the middle, saying it would gradually yield to the elements while
the other two heads would forever remain unaffected by weather or
- KILNASOOLAGH: became an independent parish
in 1463 by order of a papal mandate. Nothing remains of the old parish
church. The present Church of Ireland church contains a fine baroque
monument to Sir Donat O' Brien, the work of William Kendall, dating
- DRUMLINE: The church site dates back to the
eight century or earlier. Very little remains of the church building
and the foundations can now be just barely identified. The founder
is reputed to be Sanctain.
- CLONLOGHAN or CLUAINLOCHAIN, the "river
meadow of the withered grass". The church here may have been
built as early as the tenth century. The eastern wall survives. No
saints name has been positively linked with this church. However,
it may have been founded by St. Enda who is associated with the Aran
- KILCONRY, or CILL CHONAIRE is a church
ruin and graveyard situated approximately two miles due west of Shannon
town centre. The church is of fifteenth century origin. However, the
name is derived from a sixth-century female saint called Conaire.
Folk tradition associates her with St.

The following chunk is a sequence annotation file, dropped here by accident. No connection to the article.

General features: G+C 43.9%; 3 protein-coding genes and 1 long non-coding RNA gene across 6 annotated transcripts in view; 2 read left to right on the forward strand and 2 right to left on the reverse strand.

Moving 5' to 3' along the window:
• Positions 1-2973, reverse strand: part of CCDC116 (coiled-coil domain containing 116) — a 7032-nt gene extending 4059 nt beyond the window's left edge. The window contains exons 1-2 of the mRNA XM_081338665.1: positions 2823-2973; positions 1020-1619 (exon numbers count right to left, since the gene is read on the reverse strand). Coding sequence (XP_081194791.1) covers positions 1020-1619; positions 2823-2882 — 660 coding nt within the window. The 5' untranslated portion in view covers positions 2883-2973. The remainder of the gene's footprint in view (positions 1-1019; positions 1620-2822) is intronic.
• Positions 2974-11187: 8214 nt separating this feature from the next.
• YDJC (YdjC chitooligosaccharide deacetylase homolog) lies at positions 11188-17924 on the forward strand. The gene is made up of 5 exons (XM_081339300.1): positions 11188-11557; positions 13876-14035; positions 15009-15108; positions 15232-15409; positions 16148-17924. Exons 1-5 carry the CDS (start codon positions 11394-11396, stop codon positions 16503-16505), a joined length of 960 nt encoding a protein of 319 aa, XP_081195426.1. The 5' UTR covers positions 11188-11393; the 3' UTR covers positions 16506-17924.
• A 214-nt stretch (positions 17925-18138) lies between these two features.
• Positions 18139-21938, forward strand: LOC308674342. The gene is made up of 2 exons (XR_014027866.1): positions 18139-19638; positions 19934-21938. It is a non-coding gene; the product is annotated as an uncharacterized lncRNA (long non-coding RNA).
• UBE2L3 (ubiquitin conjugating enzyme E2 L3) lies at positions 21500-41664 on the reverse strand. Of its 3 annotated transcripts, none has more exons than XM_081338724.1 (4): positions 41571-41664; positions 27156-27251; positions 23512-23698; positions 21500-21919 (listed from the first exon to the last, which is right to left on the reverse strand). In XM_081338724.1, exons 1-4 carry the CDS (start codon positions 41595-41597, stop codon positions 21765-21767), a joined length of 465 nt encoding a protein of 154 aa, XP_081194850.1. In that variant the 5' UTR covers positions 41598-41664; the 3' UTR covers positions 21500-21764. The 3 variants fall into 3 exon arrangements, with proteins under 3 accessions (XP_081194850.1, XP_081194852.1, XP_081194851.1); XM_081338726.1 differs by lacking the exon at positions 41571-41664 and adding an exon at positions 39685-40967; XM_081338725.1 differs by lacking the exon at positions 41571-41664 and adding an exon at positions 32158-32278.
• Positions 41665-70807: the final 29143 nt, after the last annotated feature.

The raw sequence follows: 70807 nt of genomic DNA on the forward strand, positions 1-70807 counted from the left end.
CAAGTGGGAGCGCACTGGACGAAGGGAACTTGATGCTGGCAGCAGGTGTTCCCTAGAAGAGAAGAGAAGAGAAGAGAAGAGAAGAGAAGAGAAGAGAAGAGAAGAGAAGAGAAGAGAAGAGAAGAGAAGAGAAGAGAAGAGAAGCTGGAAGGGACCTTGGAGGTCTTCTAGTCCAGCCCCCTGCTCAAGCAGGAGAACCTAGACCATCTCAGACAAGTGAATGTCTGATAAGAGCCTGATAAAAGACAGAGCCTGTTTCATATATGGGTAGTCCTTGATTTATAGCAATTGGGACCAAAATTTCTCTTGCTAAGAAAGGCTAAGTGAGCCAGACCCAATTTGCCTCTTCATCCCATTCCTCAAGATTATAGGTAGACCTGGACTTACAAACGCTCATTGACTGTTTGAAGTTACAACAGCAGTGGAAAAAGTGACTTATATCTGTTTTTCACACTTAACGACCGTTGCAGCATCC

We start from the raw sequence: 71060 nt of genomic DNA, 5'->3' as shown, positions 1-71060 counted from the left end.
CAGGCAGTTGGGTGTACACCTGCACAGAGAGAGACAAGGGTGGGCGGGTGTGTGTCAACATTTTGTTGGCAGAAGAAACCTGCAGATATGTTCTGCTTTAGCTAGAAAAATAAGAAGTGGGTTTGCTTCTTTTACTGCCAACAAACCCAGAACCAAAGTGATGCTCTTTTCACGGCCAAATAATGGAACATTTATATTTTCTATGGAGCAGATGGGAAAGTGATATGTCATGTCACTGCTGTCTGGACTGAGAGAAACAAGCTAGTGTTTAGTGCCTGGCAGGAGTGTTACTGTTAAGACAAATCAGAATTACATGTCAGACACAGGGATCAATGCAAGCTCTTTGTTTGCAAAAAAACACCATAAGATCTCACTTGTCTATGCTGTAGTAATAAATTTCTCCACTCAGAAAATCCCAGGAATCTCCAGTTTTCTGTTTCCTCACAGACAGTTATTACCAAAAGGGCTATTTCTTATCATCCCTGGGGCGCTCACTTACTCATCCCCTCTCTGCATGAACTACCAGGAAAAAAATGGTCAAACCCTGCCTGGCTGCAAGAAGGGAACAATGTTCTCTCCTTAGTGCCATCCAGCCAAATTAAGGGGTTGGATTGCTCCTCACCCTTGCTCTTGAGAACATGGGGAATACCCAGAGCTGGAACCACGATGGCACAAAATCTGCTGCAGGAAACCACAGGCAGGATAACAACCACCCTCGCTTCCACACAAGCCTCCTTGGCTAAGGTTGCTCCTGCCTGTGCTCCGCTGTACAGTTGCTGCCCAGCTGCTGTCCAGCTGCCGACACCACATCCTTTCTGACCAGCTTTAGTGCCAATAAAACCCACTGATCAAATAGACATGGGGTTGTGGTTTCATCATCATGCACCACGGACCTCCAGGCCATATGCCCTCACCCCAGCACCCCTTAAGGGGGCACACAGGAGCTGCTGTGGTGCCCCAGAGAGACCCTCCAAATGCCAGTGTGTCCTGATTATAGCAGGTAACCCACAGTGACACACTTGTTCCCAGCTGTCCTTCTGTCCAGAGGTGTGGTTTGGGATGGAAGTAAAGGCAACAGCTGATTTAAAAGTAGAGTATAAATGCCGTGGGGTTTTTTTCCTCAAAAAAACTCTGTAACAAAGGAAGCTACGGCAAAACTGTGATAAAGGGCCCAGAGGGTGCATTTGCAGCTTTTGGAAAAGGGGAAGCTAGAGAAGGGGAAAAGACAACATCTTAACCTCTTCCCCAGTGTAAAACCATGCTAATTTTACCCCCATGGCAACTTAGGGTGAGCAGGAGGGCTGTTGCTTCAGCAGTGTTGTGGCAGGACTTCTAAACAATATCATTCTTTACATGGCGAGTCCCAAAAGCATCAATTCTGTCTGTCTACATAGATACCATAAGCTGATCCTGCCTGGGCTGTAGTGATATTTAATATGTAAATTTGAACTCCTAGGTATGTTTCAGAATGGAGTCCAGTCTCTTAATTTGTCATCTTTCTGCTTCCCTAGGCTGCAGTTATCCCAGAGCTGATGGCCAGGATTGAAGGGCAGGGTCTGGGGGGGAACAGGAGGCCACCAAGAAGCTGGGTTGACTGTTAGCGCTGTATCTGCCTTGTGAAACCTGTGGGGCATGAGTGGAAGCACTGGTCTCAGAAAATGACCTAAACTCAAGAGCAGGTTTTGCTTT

Senan of Scattery, who is reputed to
have banned women from his island. Conaire is supposed to be the occupant
of the "Lady's Grave" at low-tide mark at Scattery.
- KILMALEERY has no recorded patron saint.
The church there possibly took its name from the territory of the
local chieftain. TOBAR MALOIGHRE, a holy well, is situated beside
All seven of these churches were closed
during the Penal Law period. In 1744 the High Sheriff for Clare, John
Westropp, wrote to the authorities in Dublin Castle as follows "I
have according to your instructions made strict search in Ennis and in
several other places where we had the least suspicion of priests and had
the army from Clarecastle to assist me - but could find none. We
have locked and nailed up all the Mass houses." After the relaxation
of the Penal Laws the present boundaries were established.